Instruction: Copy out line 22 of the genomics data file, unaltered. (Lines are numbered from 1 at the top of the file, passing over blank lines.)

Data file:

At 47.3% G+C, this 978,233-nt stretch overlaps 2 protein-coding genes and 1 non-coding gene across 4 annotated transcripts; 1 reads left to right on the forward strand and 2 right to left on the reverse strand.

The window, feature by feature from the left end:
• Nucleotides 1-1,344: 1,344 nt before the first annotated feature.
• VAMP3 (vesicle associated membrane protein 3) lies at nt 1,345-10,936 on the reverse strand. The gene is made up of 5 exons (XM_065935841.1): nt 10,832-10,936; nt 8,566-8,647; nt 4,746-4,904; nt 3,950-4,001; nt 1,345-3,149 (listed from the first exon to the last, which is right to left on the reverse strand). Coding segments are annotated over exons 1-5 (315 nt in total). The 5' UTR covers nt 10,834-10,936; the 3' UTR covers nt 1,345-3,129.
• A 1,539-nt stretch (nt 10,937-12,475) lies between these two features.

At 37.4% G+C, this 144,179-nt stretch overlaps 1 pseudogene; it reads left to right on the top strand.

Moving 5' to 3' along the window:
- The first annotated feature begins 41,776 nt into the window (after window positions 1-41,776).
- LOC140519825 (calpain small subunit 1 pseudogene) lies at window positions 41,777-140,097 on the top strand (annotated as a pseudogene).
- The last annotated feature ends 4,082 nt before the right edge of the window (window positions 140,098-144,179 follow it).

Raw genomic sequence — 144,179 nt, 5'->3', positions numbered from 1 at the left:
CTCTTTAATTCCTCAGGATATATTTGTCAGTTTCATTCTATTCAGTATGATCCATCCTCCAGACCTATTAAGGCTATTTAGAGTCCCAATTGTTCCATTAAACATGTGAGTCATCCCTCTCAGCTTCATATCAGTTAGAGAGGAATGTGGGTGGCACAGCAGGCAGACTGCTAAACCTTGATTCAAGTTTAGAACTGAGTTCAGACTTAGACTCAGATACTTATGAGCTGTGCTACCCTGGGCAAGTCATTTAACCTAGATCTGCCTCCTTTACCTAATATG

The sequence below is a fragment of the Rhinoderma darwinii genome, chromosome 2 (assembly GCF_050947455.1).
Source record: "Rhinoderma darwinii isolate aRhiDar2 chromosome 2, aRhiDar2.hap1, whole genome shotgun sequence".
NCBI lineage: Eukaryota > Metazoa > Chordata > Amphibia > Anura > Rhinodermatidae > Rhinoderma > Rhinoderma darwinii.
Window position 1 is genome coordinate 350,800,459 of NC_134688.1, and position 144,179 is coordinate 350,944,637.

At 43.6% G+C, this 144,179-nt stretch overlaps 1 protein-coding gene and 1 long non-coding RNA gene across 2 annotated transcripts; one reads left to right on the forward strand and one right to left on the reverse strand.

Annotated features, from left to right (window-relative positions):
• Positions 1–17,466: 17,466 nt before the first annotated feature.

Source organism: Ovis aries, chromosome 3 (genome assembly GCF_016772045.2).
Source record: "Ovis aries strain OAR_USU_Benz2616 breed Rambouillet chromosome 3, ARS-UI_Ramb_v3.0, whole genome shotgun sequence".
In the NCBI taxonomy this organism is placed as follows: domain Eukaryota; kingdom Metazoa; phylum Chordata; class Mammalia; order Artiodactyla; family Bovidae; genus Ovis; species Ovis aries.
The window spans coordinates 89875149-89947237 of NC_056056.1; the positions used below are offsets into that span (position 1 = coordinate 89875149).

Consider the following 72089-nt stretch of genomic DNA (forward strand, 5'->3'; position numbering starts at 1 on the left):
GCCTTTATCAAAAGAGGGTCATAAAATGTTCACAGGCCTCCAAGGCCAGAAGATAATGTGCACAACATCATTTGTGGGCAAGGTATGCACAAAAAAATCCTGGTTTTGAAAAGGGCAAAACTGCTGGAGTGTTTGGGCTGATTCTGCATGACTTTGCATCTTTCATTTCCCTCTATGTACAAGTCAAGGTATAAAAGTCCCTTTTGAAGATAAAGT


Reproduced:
In the NCBI taxonomy this organism is placed as follows: domain Eukaryota; kingdom Metazoa; phylum Chordata; class Mammalia; order Artiodactyla; family Bovidae; genus Ovis; species Ovis aries.